Dynamic effects in chromatography are one of the forgotten chapters in the art of chromatography. We often assume that an injected component stays unchanged during the separation process, but this is not always true. Sometimes there can be chemical reactions or isomerizations taking place during the course of a separation.
Let’s look at a classical textbook example in chemistry – acetyl acetone.
The Log P, partitioning coefficient between n-octanol (apolar and hydrophobic phase) and water (polar phase), represents the concentrations of a component in both immiscible phases. In our case, the keto form of acetyl acetone partitions between the two phases in a ratio 8:10, but the enol form has a ratio of 10:4.
If we inject both components in the absence of any intramolecular conversion onto a C18 HPLC column under isocratic conditions, the enol form would have a longer retention time. It is more hydrophobic and would therefore have more interaction with the hydrophobic C18 phase than the earlier, eluting more polar keto form. Unfortunately we are not able to freeze the equilibrium between the two components, so our chromatogram would show us two peaks at different retention times with a saddle in-between (figure 2):
In figure 2, both peaks are equal in height and surface area, which represents an equilibrium ratio between the keto and enol form of 1:1. The saddle comes from a continuous conversion from one form of the analyte to the other (and vice versa) during the separation process.
All reversible reactions, such as isomerizations and tautomerisms, can demonstrate a saddle chromatogram. In gas chromatography there is normally no interaction with the carrier gas, so any reaction must be an internal reaction. In HPLC, the mobile phase can have an influence on the process by donor or acceptor functionality for protons and/or water, for example.
Figure 3 shows a C1 – C6 hydrocarbon mixture, which was analyzed on a CP-Al2O3/KCl column. The peaks at 6 minutes and 13.6 minutes retention time show the typical saddle form. The reaction is an isomerization from propadiene to methylacetylene (propyne) and vice versa (see figure 4):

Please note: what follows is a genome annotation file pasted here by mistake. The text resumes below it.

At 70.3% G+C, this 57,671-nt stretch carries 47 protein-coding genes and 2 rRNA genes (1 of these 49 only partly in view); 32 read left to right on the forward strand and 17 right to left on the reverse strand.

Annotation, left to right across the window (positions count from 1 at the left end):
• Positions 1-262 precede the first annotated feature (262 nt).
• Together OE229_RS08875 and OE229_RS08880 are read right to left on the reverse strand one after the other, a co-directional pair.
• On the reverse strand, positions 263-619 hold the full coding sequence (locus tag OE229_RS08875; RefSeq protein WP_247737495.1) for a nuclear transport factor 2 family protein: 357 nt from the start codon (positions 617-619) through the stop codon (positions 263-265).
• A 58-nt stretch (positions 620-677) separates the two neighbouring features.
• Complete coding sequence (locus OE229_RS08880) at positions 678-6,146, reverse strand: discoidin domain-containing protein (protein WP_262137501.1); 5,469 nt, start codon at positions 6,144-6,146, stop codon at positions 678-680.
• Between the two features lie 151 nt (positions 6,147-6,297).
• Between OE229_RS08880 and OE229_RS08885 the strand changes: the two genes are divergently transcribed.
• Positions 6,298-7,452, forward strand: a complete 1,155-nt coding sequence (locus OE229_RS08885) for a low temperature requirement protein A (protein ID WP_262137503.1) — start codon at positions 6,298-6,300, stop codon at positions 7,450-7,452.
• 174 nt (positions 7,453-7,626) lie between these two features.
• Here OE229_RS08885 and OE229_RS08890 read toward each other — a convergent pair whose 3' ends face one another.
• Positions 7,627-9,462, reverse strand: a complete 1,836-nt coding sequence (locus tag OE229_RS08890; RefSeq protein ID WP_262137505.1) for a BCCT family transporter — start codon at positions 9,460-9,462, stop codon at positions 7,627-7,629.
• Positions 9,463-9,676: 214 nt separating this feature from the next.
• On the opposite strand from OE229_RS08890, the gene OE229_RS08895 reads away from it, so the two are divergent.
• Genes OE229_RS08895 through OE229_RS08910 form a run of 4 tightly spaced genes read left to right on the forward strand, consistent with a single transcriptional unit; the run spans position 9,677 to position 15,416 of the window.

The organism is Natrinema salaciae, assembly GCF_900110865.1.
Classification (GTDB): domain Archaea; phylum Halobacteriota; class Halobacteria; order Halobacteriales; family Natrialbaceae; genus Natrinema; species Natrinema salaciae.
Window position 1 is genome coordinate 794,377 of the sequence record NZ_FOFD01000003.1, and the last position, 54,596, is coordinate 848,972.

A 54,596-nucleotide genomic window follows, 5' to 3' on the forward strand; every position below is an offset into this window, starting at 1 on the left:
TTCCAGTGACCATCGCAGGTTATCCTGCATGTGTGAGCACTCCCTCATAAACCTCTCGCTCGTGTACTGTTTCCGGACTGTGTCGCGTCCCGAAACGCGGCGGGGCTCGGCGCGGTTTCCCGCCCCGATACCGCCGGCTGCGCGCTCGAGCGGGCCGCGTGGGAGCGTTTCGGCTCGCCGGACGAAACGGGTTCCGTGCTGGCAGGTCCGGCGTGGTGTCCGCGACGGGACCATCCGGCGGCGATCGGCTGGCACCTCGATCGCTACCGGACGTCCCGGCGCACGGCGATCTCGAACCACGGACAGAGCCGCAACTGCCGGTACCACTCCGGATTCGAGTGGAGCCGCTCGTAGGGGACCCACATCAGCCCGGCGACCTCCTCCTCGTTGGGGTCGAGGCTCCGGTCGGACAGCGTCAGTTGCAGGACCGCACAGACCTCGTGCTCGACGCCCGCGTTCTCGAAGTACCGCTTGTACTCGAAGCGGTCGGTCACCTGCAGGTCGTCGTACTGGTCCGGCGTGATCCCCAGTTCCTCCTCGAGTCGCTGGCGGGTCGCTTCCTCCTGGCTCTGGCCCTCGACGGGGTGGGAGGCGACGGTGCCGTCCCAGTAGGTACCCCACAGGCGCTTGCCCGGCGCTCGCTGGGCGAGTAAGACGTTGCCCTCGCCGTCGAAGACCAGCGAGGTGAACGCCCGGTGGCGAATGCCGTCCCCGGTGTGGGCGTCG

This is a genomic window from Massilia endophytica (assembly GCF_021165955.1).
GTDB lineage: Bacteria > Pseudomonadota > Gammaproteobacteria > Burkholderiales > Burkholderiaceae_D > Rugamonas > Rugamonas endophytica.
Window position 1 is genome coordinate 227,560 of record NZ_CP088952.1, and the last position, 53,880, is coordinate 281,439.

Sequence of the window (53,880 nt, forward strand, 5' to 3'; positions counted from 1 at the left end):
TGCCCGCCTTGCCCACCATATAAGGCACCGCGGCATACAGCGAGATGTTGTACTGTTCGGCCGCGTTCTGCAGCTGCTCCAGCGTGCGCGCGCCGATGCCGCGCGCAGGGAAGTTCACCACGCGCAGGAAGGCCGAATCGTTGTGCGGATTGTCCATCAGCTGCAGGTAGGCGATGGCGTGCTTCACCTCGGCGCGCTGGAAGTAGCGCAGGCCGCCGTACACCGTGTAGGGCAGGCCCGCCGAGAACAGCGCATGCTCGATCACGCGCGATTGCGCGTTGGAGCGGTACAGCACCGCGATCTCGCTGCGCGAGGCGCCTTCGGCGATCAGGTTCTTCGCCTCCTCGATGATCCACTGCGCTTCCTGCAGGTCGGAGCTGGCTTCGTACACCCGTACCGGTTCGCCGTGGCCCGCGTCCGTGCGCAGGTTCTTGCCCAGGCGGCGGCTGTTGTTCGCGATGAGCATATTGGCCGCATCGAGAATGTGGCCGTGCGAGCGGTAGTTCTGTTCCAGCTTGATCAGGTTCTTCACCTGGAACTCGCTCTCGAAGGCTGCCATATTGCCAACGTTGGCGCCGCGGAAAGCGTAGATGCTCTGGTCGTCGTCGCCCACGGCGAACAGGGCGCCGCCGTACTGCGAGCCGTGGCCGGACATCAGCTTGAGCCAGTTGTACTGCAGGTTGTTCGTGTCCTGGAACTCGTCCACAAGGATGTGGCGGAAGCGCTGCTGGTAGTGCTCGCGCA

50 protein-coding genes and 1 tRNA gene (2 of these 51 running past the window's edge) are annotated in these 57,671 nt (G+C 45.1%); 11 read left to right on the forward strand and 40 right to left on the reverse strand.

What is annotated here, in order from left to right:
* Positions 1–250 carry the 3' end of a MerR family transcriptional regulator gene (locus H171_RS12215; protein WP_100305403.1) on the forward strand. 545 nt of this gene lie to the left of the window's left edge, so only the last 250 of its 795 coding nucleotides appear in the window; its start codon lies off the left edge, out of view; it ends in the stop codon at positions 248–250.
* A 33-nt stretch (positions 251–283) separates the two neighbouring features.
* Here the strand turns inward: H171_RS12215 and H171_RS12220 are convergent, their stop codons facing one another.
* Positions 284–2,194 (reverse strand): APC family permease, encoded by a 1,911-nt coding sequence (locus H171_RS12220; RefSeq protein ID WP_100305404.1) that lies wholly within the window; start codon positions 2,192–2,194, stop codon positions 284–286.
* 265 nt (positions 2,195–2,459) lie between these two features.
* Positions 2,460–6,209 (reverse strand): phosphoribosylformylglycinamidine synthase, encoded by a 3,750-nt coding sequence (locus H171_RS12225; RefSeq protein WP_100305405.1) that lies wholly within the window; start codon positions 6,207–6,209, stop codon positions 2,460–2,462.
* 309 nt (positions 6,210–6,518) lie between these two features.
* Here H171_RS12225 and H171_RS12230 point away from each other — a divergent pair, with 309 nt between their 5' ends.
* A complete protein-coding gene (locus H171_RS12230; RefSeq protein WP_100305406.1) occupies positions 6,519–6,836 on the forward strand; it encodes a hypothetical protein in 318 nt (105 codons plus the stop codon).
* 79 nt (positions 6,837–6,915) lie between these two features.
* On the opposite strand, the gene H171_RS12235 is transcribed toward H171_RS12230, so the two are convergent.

In this case, other hydrocarbons elute between the two components (retention times 8 to 13.2 minutes) “on the saddle”.
Another example for dynamic effects in GC is formaldehyde when analyzed on porous polymers (catalytic effect). Formaldehyde trimerizes to trioxane (see figure 5) and the chromatogram shows 2 peaks. On liquid stationary phases with thick films like CP-Sil 5 CB or VF-1ms formaldehyde stays a monomer and can be quantified.
In GC are evaporated samples and gas phase reactions, which are pressure dependent. The higher the pressure, the more a reaction shifts to the side of the lower volume component. In our case, three molecules of formaldehyde react to only one molecule of trioxane, so the formaldehyde partial pressure is 3 times higher than the partial pressure of trioxane. That means in the beginning of the run at high head pressure the reaction to trioxane is favorable, but at the end of the run at ambient pressure (or even less in MS systems) the reaction back to formaldehyde is the main path. The ratio between both components changes along the pressure gradient in the GC column.
Figure 6 shows 3 runs at different pH on a RP-SCX column for the dipeptide Gly-Glu. Gly-Glu undergoes a cyclization reaction (see figure 7) with loss of water dependent on the pH of the eluent (green: pH = 3.7, red: pH = 3.9, blue: pH = 4.1)
Pairs of strange peak shapes in chromatograms can come from dynamic effects. “Dynamic effects” mean all kinds of reversible reactions of one component to another including isomerizations, shifts of double bonds, condensations or oligomerizations. Typical for dynamic effects is the “saddle”-shape of the 2 peaks in question – one peak with tailing and the other one with fronting (figure 2).